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ASU Electronic Theses and Dissertations

This collection includes most of the ASU Theses and Dissertations from 2011 to present. ASU Theses and Dissertations are available in downloadable PDF format; however, a small percentage of items are under embargo. Information about the dissertations/theses includes degree information, committee members, an abstract, supporting data or media.

In addition to the electronic theses found in the ASU Digital Repository, ASU Theses and Dissertations can be found in the ASU Library Catalog.

Dissertations and Theses granted by Arizona State University are archived and made available through a joint effort of the ASU Graduate College and the ASU Libraries. For more information or questions about this collection contact or visit the Digital Repository ETD Library Guide or contact the ASU Graduate College at

This work involved the analysis of a public health system, and the design, development and deployment of enterprise informatics architecture, and sustainable community methods to address problems with the current public health system. Specifically, assessment of the Nationally Notifiable Disease Surveillance System (NNDSS) was instrumental in forming the design of the current implementation at the Southern Nevada Health District (SNHD). The result of the system deployment at SNHD was considered as a basis for projecting the practical application and benefits of an enterprise architecture. This approach has resulted in a sustainable platform to enhance the practice of public health by …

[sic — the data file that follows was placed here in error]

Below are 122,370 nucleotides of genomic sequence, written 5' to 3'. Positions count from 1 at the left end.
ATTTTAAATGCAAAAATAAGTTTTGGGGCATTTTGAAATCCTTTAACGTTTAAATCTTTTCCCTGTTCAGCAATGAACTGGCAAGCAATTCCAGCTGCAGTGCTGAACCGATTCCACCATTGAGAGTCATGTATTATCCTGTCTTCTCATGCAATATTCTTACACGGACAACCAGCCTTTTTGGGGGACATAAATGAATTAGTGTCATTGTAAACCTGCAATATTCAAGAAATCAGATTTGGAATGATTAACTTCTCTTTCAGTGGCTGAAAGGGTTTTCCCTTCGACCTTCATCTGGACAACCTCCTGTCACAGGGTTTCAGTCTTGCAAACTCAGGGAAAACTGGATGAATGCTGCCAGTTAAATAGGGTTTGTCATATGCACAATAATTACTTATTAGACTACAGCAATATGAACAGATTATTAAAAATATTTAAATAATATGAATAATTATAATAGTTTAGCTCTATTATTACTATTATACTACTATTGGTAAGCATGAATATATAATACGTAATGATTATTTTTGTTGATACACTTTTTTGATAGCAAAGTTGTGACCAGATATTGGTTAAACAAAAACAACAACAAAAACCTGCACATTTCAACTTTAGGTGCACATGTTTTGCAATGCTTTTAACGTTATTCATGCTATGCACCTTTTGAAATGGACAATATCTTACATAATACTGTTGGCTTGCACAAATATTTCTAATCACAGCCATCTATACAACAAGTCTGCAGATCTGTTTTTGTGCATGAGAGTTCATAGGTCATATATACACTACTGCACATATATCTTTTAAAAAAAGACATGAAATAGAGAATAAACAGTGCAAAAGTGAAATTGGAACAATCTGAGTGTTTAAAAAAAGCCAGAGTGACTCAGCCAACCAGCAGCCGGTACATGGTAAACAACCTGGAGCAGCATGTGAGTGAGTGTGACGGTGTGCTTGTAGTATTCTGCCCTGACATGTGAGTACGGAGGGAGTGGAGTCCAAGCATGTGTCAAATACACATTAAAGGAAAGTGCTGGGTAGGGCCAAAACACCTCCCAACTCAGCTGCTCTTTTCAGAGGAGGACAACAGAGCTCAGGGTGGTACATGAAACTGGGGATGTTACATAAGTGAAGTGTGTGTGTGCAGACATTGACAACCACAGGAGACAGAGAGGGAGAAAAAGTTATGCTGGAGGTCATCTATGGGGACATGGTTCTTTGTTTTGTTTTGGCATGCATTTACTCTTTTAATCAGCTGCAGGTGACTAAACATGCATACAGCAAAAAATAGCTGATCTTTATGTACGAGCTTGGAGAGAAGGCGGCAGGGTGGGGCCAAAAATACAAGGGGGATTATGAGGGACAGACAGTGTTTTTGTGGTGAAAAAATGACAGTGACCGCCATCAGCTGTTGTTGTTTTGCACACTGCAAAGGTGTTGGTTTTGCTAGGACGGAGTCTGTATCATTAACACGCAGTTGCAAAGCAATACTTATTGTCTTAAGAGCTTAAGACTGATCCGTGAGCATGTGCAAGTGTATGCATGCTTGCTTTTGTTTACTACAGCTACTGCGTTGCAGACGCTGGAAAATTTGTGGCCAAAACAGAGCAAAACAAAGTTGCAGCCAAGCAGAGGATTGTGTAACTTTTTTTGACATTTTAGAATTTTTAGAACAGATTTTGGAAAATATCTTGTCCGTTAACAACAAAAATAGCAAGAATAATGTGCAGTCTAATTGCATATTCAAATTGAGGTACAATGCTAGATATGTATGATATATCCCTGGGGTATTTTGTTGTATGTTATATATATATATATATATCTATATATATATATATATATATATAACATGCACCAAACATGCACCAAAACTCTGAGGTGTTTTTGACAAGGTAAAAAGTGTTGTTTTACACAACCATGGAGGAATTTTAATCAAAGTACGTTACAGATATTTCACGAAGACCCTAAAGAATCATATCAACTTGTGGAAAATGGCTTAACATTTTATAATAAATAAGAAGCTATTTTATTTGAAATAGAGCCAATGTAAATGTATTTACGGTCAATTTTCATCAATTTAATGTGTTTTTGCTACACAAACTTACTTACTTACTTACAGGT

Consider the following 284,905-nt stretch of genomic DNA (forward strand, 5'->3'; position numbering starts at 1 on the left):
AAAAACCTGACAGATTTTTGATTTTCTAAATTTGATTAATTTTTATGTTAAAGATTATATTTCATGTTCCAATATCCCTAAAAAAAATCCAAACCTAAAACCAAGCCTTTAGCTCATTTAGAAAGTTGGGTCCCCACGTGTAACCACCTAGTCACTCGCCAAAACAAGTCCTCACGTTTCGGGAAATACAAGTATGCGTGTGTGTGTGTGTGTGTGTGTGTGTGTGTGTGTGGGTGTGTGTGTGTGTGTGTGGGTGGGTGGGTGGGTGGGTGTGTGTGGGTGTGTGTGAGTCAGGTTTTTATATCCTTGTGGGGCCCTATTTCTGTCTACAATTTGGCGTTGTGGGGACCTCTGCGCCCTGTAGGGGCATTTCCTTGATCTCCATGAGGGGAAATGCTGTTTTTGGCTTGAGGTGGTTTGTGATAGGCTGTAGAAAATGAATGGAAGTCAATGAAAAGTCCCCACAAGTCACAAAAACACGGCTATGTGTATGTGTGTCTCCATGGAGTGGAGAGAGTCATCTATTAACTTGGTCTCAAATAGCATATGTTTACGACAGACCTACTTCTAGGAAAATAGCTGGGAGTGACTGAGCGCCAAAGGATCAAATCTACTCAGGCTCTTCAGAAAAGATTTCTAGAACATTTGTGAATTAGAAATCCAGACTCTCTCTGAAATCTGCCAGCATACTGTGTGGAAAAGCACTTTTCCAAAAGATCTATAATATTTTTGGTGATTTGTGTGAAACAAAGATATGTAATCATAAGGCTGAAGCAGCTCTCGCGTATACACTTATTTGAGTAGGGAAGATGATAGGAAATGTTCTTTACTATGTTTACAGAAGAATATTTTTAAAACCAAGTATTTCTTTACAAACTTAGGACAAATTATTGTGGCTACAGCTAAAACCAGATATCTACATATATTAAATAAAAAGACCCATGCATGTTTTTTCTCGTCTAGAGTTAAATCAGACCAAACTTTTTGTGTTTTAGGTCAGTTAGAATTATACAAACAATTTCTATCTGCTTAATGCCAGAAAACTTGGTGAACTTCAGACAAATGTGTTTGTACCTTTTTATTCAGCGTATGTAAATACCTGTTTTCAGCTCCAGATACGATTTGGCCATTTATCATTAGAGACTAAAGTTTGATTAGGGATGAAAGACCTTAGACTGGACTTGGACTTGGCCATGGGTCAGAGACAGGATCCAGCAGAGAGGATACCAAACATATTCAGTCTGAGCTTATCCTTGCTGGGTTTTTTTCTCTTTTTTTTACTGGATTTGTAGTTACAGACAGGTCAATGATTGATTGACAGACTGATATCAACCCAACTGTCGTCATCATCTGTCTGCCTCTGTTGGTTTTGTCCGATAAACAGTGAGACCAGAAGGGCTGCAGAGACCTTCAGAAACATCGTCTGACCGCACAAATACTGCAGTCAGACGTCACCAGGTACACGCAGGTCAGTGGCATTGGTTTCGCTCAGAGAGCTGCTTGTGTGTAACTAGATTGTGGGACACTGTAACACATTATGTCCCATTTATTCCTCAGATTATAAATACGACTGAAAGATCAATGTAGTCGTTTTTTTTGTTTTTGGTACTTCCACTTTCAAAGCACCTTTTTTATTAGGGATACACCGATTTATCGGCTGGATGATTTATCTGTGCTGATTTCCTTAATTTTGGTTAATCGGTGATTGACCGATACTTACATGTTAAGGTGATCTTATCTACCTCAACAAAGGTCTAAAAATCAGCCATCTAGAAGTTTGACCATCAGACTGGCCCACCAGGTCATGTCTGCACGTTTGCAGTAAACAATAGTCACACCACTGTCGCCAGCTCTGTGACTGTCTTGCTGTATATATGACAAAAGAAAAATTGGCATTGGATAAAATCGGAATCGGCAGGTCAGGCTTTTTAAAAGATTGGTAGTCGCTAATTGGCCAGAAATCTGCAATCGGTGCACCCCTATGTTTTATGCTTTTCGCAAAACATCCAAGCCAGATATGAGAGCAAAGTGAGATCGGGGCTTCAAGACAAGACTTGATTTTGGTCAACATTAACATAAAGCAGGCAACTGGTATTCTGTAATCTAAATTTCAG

Kriseman, Jeffrey Michael, Dinu, Valentin, Greenes, Robert, et al.
Created Date

Unstructured texts containing biomedical information from sources such as electronic health records, scientific literature, discussion forums, and social media offer an opportunity to extract information for a wide range of applications in biomedical informatics. Building scalable and efficient pipelines for natural language processing and extraction of biomedical information plays an important role in the implementation and adoption of applications in areas such as public health. Advancements in machine learning and deep learning techniques have enabled rapid development of such pipelines. This dissertation presents entity extraction pipelines for two public health applications: virus phylogeography and pharmacovigilance. For virus phylogeography, geographical locations …

Magge, Arjun, Scotch, Matthew, Gonzalez-Hernandez, Graciela, et al.
Created Date